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The Fundamentals of Fundamental Rights

The Indian Constitution, the lengthiest one in the world, was drafted with the intent to protect the rights and liberties of the citizens of India. Part III stands as a bulwark of individual liberties, enshrining the Fundamental Rights that form the foundations of a democratic society. Crafted to protect citizens from violation of rights caused by state excesses, these rights are intrinsic to the ethos of justice, equality, and freedom.


1. Right to Equality:

The Constitution's preamble heralds equality as a cardinal principle, and the Right to Equality under Articles 14 to 18 embodies this ethos. Article 14 ensures equality before the law, Article 15 prohibits discrimination, and Article 16 guarantees equality of opportunity in public employment. Further, Article 17 abolishes untouchability, and Article 18 prohibits titles of nobility (such as maharaja etc.).


2. Right to Freedom:

Articles 19 to 22 encapsulate the Right to Freedom. Article 19 delineates six freedoms, including speech, assembly, association, movement, residence, and profession. However, reasonable restrictions safeguard public interests.

Article 20 protects against self-incrimination and double jeopardy (which means that one individual cannot be charged for the same offence twice).

Article 21 ensures the right to life and personal liberty. This Article has been interpreted extensively by competent judicial authorities and has come to include several rights including right to a wholesome environment, right to sleep, right to fair employment, right to food etc.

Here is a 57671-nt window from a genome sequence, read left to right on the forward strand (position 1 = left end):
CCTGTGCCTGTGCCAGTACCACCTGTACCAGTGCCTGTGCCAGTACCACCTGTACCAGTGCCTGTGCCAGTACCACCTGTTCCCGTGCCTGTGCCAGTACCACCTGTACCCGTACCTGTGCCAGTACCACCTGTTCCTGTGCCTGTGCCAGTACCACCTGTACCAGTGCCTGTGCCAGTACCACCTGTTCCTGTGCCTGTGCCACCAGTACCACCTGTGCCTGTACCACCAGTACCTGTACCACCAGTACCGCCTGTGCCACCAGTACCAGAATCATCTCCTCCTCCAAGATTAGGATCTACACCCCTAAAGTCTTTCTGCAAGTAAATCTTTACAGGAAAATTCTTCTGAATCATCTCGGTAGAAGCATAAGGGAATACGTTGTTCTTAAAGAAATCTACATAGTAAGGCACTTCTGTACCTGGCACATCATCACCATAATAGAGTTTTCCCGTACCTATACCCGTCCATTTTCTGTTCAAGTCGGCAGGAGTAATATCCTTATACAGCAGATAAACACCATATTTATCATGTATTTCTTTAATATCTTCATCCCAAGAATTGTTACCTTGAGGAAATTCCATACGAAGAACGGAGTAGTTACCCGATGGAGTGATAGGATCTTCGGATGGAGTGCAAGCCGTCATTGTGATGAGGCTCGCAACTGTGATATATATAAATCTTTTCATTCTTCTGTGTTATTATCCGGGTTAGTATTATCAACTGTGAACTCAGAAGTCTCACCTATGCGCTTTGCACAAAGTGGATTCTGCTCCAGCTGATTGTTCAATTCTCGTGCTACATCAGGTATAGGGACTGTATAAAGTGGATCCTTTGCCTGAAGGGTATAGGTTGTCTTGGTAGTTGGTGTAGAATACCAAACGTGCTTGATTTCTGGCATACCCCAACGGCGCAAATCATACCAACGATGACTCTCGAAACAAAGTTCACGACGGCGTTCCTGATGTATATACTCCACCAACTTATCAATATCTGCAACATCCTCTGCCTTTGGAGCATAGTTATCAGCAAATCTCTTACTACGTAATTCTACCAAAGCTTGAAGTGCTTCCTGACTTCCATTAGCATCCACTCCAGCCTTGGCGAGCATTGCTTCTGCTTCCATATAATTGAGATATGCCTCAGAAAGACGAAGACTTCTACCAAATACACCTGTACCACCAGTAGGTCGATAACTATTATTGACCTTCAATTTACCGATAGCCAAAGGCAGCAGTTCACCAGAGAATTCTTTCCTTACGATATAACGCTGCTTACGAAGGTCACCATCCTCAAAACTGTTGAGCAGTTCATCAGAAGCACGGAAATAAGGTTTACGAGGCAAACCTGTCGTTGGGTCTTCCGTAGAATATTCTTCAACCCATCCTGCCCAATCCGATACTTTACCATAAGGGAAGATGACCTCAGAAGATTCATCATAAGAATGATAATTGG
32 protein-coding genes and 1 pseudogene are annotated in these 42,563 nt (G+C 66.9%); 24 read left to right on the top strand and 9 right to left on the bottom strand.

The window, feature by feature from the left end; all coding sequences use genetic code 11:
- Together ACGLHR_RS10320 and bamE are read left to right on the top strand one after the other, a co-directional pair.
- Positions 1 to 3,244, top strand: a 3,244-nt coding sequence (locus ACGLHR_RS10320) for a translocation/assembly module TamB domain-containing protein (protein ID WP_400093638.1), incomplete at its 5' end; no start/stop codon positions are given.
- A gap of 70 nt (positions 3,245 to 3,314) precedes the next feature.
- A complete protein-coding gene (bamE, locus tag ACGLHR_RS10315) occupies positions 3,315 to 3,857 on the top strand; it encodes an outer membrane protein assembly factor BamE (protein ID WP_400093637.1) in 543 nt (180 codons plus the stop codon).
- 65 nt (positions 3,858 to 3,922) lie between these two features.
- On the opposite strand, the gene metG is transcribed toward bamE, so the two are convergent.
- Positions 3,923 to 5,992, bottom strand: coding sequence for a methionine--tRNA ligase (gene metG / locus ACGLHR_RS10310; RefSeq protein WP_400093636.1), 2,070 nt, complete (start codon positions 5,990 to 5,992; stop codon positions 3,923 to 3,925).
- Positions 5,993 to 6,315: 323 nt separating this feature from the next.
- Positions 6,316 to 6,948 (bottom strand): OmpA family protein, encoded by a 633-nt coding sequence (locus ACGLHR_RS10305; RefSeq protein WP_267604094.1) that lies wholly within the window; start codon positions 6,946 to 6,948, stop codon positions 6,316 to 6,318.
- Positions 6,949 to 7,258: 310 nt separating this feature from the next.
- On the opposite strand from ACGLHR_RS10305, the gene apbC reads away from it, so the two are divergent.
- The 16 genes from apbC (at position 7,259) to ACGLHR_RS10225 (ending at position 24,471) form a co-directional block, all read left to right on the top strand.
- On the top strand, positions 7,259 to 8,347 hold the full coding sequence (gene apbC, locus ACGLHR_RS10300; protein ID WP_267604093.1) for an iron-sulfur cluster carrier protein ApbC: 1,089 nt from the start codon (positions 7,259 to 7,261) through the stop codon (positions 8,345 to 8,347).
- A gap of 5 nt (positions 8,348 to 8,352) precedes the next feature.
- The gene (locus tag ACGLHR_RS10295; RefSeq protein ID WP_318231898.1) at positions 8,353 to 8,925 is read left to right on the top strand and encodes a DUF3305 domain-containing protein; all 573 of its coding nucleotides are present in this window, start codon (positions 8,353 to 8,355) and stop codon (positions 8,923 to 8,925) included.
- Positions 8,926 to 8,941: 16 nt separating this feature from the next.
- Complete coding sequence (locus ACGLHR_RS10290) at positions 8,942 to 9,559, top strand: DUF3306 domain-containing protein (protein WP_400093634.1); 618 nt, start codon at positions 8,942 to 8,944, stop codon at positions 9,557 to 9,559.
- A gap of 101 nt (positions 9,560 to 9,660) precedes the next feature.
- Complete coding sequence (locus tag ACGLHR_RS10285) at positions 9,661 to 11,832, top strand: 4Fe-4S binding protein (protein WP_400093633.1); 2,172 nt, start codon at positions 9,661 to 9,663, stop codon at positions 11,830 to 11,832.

Articles 21A and 22 provide the right to education and protection against arrest without due process, respectively.


3. Right Against Exploitation:

Articles 23 and 24 articulate the Right Against Exploitation. Article 23 prohibits human trafficking, forced labor, and begar, ensuring that no individual is subjected to these deplorable conditions. Article 24 reinforces this by prohibiting child labor in hazardous occupations.


4. Right to Freedom of Religion:

Articles 25 to 28 encompass the Right to Freedom of Religion. Subject to public order, health, and morality, individuals are granted the freedom to profess, practice, and propagate their religion (Article 25), while Article 26 guarantees the right to manage religious affairs. Article 27 ensures freedom from payment of taxes for promoting any religion, and Article 28 safeguards against religious instruction in educational institutions funded by the state.


5. Cultural and Educational Rights:

Articles 29 and 30 encapsulate Cultural and Educational Rights. Article 29 protects the interests of minorities, ensuring the right to conserve their distinct language, script, or culture. Article 30 provides minorities the right to establish and administer educational institutions.


6. Right to Constitutional Remedies:

The cornerstone of the Fundamental Rights, Article 32, confers the Right to Constitutional Remedies. The "right to move the Supreme Court by appropriate proceedings for the enforcement of rights" empowers citizens to seek redressal for infringement of their Fundamental Rights directly from the highest court. Dr. B.R. Ambedkar, the forefather of the Indian Constitution dubbed this right as the heart and soul of the Indian Constitution.


In weaving this intricate tapestry of Fundamental Rights, the framers of the Indian Constitution envisioned a society where individual liberties are inviolable. These rights serve not merely as legal provisions but as the moral compass guiding the nation toward justice, liberty, and equality. As the guardians of democracy, Fundamental Rights echo a resounding commitment to the principles that define the soul of India's constitutional identity.

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